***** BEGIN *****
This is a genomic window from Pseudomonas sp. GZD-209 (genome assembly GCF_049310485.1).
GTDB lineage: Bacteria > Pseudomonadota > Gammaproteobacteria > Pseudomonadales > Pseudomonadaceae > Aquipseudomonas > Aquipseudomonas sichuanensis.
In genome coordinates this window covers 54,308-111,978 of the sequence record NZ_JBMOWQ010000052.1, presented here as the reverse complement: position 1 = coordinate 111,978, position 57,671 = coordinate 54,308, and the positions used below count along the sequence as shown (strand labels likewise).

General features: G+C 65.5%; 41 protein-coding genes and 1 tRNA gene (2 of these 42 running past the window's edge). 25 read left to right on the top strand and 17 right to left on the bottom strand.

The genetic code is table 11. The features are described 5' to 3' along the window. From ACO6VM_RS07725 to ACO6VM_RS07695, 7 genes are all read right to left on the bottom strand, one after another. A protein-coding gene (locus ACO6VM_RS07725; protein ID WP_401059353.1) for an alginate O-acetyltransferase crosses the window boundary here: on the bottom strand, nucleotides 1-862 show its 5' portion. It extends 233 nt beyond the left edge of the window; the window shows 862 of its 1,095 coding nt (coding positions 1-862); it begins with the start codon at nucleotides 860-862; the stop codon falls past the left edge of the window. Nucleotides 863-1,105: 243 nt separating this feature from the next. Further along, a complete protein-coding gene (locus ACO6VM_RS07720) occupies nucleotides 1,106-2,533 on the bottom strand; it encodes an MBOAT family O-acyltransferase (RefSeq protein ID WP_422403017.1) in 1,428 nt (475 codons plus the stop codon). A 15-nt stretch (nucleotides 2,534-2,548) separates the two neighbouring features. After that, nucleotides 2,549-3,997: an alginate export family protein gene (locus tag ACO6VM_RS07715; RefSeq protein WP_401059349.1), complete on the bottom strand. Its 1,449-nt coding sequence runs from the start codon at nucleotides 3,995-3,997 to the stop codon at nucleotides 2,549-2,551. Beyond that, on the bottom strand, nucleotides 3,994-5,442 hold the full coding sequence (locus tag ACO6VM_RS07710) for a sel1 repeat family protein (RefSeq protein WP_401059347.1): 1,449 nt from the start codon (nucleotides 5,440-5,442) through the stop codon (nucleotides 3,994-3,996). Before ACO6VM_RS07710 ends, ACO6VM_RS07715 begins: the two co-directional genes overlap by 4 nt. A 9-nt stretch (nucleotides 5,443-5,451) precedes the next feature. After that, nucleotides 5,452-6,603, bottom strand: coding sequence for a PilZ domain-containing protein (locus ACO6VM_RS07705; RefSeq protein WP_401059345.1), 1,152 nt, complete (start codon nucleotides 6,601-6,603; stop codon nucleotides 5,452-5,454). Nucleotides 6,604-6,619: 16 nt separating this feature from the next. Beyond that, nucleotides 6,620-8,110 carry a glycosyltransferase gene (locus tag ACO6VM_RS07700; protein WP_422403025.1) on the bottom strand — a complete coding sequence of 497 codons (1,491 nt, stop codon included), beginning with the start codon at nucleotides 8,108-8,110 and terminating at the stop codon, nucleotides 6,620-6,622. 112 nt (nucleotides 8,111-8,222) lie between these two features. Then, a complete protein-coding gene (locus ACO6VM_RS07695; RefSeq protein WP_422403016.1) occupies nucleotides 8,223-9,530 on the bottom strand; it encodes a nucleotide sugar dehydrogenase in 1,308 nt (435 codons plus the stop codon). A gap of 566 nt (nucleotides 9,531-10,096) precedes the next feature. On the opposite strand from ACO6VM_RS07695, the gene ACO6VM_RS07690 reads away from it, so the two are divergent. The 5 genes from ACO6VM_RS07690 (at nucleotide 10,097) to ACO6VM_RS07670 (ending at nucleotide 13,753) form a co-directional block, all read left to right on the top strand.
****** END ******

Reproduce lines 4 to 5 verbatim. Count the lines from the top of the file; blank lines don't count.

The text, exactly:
General features: G+C 65.5%; 41 protein-coding genes and 1 tRNA gene (2 of these 42 running past the window's edge). 25 read left to right on the top strand and 17 right to left on the bottom strand.

The genetic code is table 11. The features are described 5' to 3' along the window. From ACO6VM_RS07725 to ACO6VM_RS07695, 7 genes are all read right to left on the bottom strand, one after another. A protein-coding gene (locus ACO6VM_RS07725; protein ID WP_401059353.1) for an alginate O-acetyltransferase crosses the window boundary here: on the bottom strand, nucleotides 1-862 show its 5' portion. It extends 233 nt beyond the left edge of the window; the window shows 862 of its 1,095 coding nt (coding positions 1-862); it begins with the start codon at nucleotides 860-862; the stop codon falls past the left edge of the window. Nucleotides 863-1,105: 243 nt separating this feature from the next. Further along, a complete protein-coding gene (locus ACO6VM_RS07720) occupies nucleotides 1,106-2,533 on the bottom strand; it encodes an MBOAT family O-acyltransferase (RefSeq protein ID WP_422403017.1) in 1,428 nt (475 codons plus the stop codon). A 15-nt stretch (nucleotides 2,534-2,548) separates the two neighbouring features. After that, nucleotides 2,549-3,997: an alginate export family protein gene (locus tag ACO6VM_RS07715; RefSeq protein WP_401059349.1), complete on the bottom strand. Its 1,449-nt coding sequence runs from the start codon at nucleotides 3,995-3,997 to the stop codon at nucleotides 2,549-2,551. Beyond that, on the bottom strand, nucleotides 3,994-5,442 hold the full coding sequence (locus tag ACO6VM_RS07710) for a sel1 repeat family protein (RefSeq protein WP_401059347.1): 1,449 nt from the start codon (nucleotides 5,440-5,442) through the stop codon (nucleotides 3,994-3,996). Before ACO6VM_RS07710 ends, ACO6VM_RS07715 begins: the two co-directional genes overlap by 4 nt. A 9-nt stretch (nucleotides 5,443-5,451) precedes the next feature. After that, nucleotides 5,452-6,603, bottom strand: coding sequence for a PilZ domain-containing protein (locus ACO6VM_RS07705; RefSeq protein WP_401059345.1), 1,152 nt, complete (start codon nucleotides 6,601-6,603; stop codon nucleotides 5,452-5,454). Nucleotides 6,604-6,619: 16 nt separating this feature from the next. Beyond that, nucleotides 6,620-8,110 carry a glycosyltransferase gene (locus tag ACO6VM_RS07700; protein WP_422403025.1) on the bottom strand — a complete coding sequence of 497 codons (1,491 nt, stop codon included), beginning with the start codon at nucleotides 8,108-8,110 and terminating at the stop codon, nucleotides 6,620-6,622. 112 nt (nucleotides 8,111-8,222) lie between these two features. Then, a complete protein-coding gene (locus ACO6VM_RS07695; RefSeq protein WP_422403016.1) occupies nucleotides 8,223-9,530 on the bottom strand; it encodes a nucleotide sugar dehydrogenase in 1,308 nt (435 codons plus the stop codon). A gap of 566 nt (nucleotides 9,531-10,096) precedes the next feature. On the opposite strand from ACO6VM_RS07695, the gene ACO6VM_RS07690 reads away from it, so the two are divergent. The 5 genes from ACO6VM_RS07690 (at nucleotide 10,097) to ACO6VM_RS07670 (ending at nucleotide 13,753) form a co-directional block, all read left to right on the top strand.